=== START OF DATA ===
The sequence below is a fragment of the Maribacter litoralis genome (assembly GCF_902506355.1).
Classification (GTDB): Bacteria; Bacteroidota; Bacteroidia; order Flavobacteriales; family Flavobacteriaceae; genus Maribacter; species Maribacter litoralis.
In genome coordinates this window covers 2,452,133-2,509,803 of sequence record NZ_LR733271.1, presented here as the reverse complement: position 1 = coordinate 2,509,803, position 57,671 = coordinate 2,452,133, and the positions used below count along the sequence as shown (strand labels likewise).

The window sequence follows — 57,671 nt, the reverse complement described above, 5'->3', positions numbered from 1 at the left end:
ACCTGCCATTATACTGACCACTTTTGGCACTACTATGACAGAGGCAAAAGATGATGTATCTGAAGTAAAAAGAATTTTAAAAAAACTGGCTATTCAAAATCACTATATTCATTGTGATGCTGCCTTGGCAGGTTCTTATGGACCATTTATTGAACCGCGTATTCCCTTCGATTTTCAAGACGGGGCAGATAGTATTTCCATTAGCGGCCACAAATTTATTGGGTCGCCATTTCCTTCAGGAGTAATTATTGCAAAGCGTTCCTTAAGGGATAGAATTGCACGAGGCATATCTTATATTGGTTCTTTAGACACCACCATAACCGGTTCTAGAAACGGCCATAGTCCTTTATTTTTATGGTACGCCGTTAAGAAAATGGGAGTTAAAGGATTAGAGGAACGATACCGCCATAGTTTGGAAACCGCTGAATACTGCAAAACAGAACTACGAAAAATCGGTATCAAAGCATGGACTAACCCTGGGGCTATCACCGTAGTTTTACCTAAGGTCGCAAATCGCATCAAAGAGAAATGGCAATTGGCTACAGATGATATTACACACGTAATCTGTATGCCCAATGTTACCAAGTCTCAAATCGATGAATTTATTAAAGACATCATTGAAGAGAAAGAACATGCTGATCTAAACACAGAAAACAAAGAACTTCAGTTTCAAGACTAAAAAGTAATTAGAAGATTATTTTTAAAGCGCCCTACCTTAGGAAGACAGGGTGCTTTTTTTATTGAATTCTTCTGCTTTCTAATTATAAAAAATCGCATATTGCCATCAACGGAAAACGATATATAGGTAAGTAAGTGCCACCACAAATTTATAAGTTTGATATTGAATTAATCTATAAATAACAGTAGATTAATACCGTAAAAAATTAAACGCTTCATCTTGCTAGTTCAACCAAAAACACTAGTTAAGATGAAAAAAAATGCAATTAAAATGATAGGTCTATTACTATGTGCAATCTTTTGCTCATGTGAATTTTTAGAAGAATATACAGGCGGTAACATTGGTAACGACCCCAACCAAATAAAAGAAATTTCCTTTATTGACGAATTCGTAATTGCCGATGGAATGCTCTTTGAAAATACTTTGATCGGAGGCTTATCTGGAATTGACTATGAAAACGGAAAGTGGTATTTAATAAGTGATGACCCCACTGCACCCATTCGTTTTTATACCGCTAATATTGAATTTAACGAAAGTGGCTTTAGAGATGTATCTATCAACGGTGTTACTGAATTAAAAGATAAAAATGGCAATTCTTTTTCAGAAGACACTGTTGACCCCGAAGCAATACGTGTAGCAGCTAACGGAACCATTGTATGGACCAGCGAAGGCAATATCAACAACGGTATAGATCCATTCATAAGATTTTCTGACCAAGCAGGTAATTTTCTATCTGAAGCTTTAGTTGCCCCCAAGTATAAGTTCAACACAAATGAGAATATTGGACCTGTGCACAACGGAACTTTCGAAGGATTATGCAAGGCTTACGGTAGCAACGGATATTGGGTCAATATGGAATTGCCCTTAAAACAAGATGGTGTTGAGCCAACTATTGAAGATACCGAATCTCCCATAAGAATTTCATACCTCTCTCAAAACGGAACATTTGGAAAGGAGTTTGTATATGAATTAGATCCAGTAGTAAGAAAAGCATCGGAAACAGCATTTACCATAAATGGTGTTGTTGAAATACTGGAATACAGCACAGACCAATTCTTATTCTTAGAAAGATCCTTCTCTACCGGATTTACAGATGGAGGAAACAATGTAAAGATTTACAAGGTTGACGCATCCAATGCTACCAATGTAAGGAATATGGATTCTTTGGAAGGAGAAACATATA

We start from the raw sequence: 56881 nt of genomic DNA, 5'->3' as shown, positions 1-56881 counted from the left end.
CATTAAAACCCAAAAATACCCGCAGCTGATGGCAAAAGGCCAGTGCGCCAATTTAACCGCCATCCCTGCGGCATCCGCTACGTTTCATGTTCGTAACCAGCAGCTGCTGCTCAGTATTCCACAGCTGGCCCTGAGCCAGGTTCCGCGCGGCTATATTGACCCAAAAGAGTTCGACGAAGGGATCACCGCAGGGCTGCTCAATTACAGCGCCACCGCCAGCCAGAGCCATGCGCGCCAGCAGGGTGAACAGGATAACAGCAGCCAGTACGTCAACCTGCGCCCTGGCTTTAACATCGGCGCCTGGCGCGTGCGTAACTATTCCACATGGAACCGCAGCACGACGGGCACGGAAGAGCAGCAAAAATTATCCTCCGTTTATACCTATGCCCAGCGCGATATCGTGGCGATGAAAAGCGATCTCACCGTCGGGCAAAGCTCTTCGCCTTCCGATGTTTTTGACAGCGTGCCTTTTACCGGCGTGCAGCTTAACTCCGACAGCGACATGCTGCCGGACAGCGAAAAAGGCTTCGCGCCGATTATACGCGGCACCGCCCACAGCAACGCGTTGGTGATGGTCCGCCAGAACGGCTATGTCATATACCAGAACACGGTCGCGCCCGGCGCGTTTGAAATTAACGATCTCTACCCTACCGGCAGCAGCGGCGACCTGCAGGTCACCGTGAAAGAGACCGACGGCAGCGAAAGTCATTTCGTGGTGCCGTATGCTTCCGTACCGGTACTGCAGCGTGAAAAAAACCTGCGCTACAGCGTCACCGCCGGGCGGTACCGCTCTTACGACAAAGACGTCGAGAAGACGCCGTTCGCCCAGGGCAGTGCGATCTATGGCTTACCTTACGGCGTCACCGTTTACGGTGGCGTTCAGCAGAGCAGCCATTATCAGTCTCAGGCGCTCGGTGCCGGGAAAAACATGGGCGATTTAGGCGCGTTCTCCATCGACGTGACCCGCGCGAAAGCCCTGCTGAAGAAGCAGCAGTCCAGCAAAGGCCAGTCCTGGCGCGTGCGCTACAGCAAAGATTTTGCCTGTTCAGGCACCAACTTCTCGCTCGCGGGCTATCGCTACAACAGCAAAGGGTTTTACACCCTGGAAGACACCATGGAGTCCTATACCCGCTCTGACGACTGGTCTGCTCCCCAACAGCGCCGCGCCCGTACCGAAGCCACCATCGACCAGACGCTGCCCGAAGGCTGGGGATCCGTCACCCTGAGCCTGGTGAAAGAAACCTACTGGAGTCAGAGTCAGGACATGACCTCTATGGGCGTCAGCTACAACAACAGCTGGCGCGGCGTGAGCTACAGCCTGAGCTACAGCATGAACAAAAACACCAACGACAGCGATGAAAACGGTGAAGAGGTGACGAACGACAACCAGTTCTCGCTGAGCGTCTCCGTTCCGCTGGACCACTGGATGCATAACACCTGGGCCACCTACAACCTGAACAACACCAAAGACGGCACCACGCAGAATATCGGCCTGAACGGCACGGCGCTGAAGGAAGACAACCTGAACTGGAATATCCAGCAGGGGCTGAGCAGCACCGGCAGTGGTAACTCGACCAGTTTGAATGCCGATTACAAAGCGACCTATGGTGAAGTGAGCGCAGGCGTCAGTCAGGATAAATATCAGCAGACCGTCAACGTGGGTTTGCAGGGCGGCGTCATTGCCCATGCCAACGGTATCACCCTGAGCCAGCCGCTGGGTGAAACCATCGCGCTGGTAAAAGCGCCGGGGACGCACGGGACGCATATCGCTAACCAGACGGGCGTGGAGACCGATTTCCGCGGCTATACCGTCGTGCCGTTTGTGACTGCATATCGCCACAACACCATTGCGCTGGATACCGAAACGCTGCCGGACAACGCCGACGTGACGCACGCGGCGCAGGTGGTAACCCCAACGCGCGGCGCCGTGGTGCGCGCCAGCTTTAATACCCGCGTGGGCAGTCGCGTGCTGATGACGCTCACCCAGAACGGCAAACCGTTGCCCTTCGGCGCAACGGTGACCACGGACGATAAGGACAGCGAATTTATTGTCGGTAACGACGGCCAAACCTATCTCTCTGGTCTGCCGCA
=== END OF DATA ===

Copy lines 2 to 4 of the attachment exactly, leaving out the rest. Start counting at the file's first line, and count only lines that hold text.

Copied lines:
Classification (GTDB): Bacteria; Bacteroidota; Bacteroidia; order Flavobacteriales; family Flavobacteriaceae; genus Maribacter; species Maribacter litoralis.
In genome coordinates this window covers 2,452,133-2,509,803 of sequence record NZ_LR733271.1, presented here as the reverse complement: position 1 = coordinate 2,509,803, position 57,671 = coordinate 2,452,133, and the positions used below count along the sequence as shown (strand labels likewise).

The window sequence follows — 57,671 nt, the reverse complement described above, 5'->3', positions numbered from 1 at the left end: